long-standing tradition (I'm not specifically referring to C here) of
using a 0 limit to mean unlimited. Also it allows you to use the correct
type and pass in any valid size.

There are reasons why doing a malloc(0) and getting back a pointer where
no memory has been allocated can be useful which is probably why some
implementations did it.
--
Flash Gordon
Aug 23 '07 #219
Malcolm McLean wrote:
>
"santosh" <sa*********@gmail.comwrote in message
news:fa**********@aioe.org...
>Malcolm McLean wrote:
I don't see what AI-like about this at all. The approximate expected line
length is something that the caller should know. A generic, reusable
routine like ggets/getline cannot know about this. However, what it can
do,
is accept a parameter specifying an upper limit on the amount of memory
to attempt to allocate, or the number of characters to attempt to read.
If you
*really* want unlimited size, you could signal your intention by passing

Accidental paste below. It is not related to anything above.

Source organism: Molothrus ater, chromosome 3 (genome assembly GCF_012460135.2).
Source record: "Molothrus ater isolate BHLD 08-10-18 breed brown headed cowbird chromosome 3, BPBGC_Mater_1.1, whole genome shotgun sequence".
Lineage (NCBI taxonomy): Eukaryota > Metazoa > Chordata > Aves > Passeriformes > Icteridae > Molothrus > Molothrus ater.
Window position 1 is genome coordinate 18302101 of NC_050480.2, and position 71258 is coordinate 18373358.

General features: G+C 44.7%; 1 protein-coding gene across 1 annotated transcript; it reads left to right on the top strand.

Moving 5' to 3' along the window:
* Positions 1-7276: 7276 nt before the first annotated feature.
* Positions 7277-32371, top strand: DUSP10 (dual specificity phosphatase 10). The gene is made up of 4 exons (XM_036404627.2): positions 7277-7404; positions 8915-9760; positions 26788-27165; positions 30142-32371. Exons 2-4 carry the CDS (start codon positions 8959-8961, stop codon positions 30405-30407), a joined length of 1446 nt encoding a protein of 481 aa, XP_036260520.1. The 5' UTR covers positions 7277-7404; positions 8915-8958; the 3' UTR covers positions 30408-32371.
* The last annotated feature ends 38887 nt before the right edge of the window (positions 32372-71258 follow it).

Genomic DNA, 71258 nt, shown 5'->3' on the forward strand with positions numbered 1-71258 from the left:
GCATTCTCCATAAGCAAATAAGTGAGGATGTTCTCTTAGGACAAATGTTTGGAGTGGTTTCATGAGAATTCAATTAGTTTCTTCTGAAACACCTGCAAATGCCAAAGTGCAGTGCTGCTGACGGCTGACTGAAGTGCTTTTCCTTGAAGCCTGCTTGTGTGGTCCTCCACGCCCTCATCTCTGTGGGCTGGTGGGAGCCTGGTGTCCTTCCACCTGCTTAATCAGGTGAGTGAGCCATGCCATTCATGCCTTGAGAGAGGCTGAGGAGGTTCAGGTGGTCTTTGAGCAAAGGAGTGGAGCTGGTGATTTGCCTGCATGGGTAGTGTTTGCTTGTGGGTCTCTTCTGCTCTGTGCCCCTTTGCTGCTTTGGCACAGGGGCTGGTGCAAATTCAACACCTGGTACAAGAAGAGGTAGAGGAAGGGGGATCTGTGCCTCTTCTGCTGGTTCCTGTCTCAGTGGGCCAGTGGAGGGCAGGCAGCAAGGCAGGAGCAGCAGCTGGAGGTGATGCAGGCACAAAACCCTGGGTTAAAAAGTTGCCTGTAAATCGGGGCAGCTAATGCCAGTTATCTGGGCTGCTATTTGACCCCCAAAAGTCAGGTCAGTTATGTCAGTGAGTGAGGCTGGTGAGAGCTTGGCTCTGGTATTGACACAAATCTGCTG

a special value like zero. This would allow the get line function to be
tailored at each invocation, depending on what the application deems
reasonable at that point.
Let's say the input is English-language sentences. Upt o about 2000
characters is no problem. Above that, it could be malicious or it could be
a legit sentence.
By Markov modelling English text I can filter out a lot of garbage type
inputs. That leaves legitimate long sentences and malicious ones composed
with the Markov model or a similar one. So we can do a semantic check -
certain verbs can take only certain subjects and objects, for instanxce. A
few violations such as "she shot the bolt" we can ignore, but lots "a
rabbit shot dark dreams furiously" we can reject. Eventually we accept
only genuine English sentences, unless attacker is really very good
indeed.
Right, but the point was that the actual input function should provide the
means to retrieve lines of any length, including unlimited. The ggets
routine earlier in the thread provides no mechanism to tell it to stop at a